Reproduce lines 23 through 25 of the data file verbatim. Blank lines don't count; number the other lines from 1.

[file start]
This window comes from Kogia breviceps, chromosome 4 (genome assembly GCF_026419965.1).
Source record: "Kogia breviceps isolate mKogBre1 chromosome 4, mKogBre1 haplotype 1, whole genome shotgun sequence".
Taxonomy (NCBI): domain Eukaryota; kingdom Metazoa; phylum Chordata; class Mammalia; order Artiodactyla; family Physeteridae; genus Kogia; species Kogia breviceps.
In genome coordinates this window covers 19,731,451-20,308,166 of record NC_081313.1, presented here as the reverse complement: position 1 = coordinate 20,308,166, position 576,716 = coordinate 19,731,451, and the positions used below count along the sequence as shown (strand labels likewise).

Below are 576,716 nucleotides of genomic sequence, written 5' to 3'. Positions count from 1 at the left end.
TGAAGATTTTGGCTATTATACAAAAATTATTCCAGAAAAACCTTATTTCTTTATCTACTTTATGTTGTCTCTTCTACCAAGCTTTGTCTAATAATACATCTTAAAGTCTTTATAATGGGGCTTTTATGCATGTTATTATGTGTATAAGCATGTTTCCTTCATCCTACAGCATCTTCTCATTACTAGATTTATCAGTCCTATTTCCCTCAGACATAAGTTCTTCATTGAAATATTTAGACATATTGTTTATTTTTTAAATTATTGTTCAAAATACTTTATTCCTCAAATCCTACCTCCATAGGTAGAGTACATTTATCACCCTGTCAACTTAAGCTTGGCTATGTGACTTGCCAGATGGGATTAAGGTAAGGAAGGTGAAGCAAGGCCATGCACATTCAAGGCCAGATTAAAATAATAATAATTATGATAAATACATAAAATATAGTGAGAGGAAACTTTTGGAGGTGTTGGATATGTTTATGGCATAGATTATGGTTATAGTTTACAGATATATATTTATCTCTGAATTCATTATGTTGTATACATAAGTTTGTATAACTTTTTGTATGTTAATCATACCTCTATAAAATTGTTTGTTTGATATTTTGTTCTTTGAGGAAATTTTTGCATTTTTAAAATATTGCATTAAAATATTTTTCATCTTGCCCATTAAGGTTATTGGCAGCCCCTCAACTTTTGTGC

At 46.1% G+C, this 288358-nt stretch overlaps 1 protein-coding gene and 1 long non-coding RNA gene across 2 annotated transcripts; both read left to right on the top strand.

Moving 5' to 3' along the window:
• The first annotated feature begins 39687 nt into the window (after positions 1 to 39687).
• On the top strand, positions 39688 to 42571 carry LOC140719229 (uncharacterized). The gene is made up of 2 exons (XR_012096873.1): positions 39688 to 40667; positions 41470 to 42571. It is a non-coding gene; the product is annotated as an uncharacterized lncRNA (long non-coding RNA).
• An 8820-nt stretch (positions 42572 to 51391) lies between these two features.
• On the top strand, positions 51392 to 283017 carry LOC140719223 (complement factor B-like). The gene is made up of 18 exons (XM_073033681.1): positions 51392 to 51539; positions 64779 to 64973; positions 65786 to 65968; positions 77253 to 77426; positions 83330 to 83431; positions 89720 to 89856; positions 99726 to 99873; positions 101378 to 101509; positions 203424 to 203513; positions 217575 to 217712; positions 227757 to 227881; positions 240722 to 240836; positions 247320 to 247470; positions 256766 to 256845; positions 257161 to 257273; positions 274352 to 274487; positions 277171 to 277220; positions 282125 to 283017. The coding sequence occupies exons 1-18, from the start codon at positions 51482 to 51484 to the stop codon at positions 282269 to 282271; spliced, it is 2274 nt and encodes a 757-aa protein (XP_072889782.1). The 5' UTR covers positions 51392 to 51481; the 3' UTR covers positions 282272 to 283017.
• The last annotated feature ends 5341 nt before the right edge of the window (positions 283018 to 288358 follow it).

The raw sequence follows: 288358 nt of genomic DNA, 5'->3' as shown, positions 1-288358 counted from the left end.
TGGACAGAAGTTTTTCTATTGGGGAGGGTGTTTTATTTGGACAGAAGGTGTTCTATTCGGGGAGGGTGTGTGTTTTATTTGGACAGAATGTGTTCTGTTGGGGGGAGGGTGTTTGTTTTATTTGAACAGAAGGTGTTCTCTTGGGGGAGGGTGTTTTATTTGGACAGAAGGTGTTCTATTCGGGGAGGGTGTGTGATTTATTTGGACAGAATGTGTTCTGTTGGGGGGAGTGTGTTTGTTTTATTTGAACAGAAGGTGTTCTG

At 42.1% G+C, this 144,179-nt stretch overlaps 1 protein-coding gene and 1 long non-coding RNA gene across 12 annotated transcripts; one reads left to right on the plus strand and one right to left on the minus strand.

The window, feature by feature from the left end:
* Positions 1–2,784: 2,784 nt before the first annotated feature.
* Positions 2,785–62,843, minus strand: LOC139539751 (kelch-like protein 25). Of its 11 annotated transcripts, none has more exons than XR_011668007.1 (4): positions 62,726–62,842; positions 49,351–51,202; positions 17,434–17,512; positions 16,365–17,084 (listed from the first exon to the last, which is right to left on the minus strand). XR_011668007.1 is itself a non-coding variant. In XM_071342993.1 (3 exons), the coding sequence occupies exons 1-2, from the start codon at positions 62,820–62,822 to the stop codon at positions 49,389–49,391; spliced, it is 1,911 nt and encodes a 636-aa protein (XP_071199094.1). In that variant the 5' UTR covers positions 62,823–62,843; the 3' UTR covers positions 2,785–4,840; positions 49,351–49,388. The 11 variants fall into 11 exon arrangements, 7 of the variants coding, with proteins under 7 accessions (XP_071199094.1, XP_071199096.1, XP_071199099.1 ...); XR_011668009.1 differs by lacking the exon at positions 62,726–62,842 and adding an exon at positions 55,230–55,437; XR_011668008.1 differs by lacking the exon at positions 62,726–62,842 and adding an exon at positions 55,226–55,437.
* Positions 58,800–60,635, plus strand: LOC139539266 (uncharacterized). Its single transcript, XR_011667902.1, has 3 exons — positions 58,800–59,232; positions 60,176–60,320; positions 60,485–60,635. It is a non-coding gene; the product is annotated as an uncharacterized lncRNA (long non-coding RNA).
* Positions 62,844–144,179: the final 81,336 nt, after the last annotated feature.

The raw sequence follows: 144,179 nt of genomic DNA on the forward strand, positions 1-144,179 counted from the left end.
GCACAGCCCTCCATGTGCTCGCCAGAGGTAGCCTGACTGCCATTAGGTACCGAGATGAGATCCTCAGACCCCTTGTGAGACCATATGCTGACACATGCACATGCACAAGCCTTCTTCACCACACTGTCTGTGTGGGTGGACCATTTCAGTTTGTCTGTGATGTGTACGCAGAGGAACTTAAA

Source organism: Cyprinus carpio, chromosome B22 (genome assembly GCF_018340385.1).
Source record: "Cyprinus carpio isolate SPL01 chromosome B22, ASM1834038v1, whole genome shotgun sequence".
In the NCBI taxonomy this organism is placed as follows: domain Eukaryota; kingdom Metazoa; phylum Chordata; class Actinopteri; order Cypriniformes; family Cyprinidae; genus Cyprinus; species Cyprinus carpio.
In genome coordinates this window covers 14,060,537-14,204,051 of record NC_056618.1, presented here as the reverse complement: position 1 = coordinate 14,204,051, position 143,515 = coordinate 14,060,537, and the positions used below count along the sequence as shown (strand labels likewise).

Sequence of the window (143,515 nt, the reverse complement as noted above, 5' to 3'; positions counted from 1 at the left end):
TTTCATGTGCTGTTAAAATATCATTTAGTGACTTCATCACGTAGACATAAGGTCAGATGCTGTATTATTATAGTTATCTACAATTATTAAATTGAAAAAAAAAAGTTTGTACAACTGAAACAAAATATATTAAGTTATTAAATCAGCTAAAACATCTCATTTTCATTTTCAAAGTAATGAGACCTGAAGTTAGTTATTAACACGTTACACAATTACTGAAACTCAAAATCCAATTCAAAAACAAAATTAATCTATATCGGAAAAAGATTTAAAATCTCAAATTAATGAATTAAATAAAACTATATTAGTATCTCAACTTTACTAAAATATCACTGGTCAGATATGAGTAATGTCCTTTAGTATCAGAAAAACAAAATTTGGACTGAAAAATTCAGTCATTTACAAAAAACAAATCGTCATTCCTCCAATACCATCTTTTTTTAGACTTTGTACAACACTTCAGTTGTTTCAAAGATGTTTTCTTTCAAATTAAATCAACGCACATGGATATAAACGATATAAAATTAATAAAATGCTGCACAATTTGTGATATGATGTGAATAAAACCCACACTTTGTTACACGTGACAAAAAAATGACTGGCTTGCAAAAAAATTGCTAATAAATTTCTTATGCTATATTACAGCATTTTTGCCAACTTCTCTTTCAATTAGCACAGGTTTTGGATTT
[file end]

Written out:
GCACAGCCCTCCATGTGCTCGCCAGAGGTAGCCTGACTGCCATTAGGTACCGAGATGAGATCCTCAGACCCCTTGTGAGACCATATGCTGACACATGCACATGCACAAGCCTTCTTCACCACACTGTCTGTGTGGGTGGACCATTTCAGTTTGTCTGTGATGTGTACGCAGAGGAACTTAAA

Source organism: Cyprinus carpio, chromosome B22 (genome assembly GCF_018340385.1).
Source record: "Cyprinus carpio isolate SPL01 chromosome B22, ASM1834038v1, whole genome shotgun sequence".